It’s clear that Supergirl has a challenge ahead of it. There have been relatively few female-led superhero films, and their box office performance and reviews have been grim. Halle Berry earned a Razzie for her role in 2004's Catwoman, which currently stands at 9% fresh on Rotten Tomatoes. The film is considered one of the 10 biggest box office bombs of all time. There was also 2005's double whammy of Elektra and Aeon Flux. Even though the problem with these movies was that they were, in a word, terrible (and backed by a fraction of the budget of, say, Batman Begins), the industry clings to them as cautionary tales. Prior to Catwoman, Elektra, and Aeon Flux, it's hard to even recall other female superhero films save for 1984's Supergirl, which also isn't very good, nor did it perform at the box office. But there's an adage that what you put in is what you get back. If a studio were willing to properly invest in a female superhero film — get a great screenwriter, director, and special effects with a property fans truly care about— it might see a better return. “When there is less of something, each test case weighs more in a conclusion,” Sarah Schechter, one of Supergirl’s producers, tells Refinery29. “Fantastic Four not really working at the box office doesn’t mean people automatically go, ‘Oh, Batman vs. Superman isn’t going to work.’ When you don’t have [a history of quality retellings of a female superhero's story], you have more responsibility, and it’s overly weighted because you don’t have enough of a sample size.” In other words, no pressure. In an interview with The New York Times from October 16, Melissa Rosenberg, the showrunner of Netflix’s upcoming Jessica Jones series, recalled a movie producer saying that Catwoman and Elektra were proof that “women can’t open at the box office.” “I told him, ‘You just cited two not-very-good movies.’” A leaked email exchange between Marvel CEO Ike Perlmutter and Sony CEO Michael Lynton, with the subject line “Female Movies", dated August 7, 2014, reveals a similar sentiment. It cites Elektra, Catwoman, and the 1984 Supergirl film as box office disasters. While Perlmutter doesn’t elaborate on the purpose for the list (it appears to be a continuation of a phone conversation), one can read between the lines. Even though there have been more than three male-led superhero flops, the stakes are much higher for each female outing. So far, the only superheroines who have appeared in successful movies have been surrounded by a bunch of superdudes: The Avengers, which grossed $1.5 billion worldwide at the box office, and the X-Men franchise ($1.3 billion). (Never mind that Katniss Everdeen — who, while not a superhero in the comics sense, is nothing if not super heroic — has propelled The Hunger Games films to a total box office gross of almost $1.2 billion. At least there finally are female-led superhero blockbusters on the way: a Wonder Woman film is scheduled to hit theaters in 2017, and Captain Marvel will arrive in 2019. Rescuing these movies from development hell has been a herculean task, though. And DC Comics is priming the audience to be more receptive to Wonder Woman by introducing her in 2016's Batman vs. Superman.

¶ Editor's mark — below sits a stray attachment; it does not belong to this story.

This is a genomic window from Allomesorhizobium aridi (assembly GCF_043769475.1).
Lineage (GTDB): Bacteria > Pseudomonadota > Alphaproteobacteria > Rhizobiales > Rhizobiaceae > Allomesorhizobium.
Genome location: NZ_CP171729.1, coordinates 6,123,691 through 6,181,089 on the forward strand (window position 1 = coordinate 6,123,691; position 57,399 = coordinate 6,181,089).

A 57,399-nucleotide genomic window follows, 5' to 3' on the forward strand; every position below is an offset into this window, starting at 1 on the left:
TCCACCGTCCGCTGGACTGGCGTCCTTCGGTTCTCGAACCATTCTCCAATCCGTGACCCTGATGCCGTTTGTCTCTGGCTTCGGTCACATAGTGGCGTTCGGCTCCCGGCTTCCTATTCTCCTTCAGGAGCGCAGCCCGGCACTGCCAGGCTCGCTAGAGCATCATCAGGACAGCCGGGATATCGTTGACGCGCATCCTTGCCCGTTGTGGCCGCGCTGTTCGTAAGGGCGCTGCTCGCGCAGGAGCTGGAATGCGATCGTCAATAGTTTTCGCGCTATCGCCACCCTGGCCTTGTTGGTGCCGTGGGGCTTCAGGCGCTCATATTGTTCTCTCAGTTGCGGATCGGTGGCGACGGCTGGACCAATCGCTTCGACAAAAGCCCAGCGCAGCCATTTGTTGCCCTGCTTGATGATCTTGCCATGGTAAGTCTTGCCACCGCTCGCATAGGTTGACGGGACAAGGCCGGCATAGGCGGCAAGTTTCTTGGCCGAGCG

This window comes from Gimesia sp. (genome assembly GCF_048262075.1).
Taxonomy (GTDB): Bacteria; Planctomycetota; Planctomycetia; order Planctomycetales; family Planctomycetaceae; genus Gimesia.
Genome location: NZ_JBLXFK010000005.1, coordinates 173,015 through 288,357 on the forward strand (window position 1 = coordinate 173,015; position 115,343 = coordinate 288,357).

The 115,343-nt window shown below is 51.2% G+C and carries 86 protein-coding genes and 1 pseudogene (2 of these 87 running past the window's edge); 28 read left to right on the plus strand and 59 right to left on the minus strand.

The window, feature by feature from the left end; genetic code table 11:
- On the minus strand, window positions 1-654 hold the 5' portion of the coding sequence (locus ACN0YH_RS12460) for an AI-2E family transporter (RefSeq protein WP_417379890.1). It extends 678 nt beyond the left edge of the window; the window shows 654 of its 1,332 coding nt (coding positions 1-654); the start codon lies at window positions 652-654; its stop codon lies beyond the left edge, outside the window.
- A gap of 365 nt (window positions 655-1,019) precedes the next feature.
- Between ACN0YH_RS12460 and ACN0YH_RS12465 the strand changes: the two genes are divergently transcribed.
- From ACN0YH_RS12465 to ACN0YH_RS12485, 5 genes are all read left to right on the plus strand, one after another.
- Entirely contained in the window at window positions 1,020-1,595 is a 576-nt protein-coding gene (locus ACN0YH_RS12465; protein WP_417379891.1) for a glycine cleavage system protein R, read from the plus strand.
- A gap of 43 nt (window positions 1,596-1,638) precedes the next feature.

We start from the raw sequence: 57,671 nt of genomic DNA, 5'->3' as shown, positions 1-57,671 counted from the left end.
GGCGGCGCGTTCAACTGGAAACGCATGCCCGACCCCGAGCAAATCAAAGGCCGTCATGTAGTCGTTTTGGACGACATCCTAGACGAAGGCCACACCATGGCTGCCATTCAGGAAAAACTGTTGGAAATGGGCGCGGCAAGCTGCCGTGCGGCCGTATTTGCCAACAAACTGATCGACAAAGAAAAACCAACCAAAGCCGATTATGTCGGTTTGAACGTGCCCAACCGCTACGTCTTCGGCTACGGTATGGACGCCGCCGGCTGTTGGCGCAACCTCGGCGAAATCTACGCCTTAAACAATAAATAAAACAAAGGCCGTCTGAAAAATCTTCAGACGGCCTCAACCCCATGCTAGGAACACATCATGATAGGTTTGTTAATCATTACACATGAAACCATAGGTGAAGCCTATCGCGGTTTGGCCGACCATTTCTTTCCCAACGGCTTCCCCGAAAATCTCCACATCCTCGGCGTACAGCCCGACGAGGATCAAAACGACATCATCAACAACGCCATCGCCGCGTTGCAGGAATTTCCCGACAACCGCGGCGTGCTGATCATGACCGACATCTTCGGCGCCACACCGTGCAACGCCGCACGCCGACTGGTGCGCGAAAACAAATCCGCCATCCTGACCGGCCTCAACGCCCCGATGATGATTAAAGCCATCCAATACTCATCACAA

It seems fitting that TV seems to be welcoming superheroines more quickly than movies. For the past decade, the small screen has been much more receptive to female-centric projects than the big screen, to an astonishing degree. In the case of Supergirl, the creators say they saw an obvious hole in the television landscape and wanted to fill it. “There hasn’t been a really true female comic book hero on TV sinceWonder Woman,” says executive producer Andrew Kreisberg, referring to the live-action series starring Lynda Carter that ended in 1979. (Kreisberg created Supergirl with Schechter, Ali Adler, and prolific powerhouse producer Greg Berlanti.) “Along the way there’s been Buffy the Vampire Slayer and Alias, but someone in a costume out there saving the day the way you see that men do — you haven't really seen that in decades. We obviously felt like that was missing in the marketplace."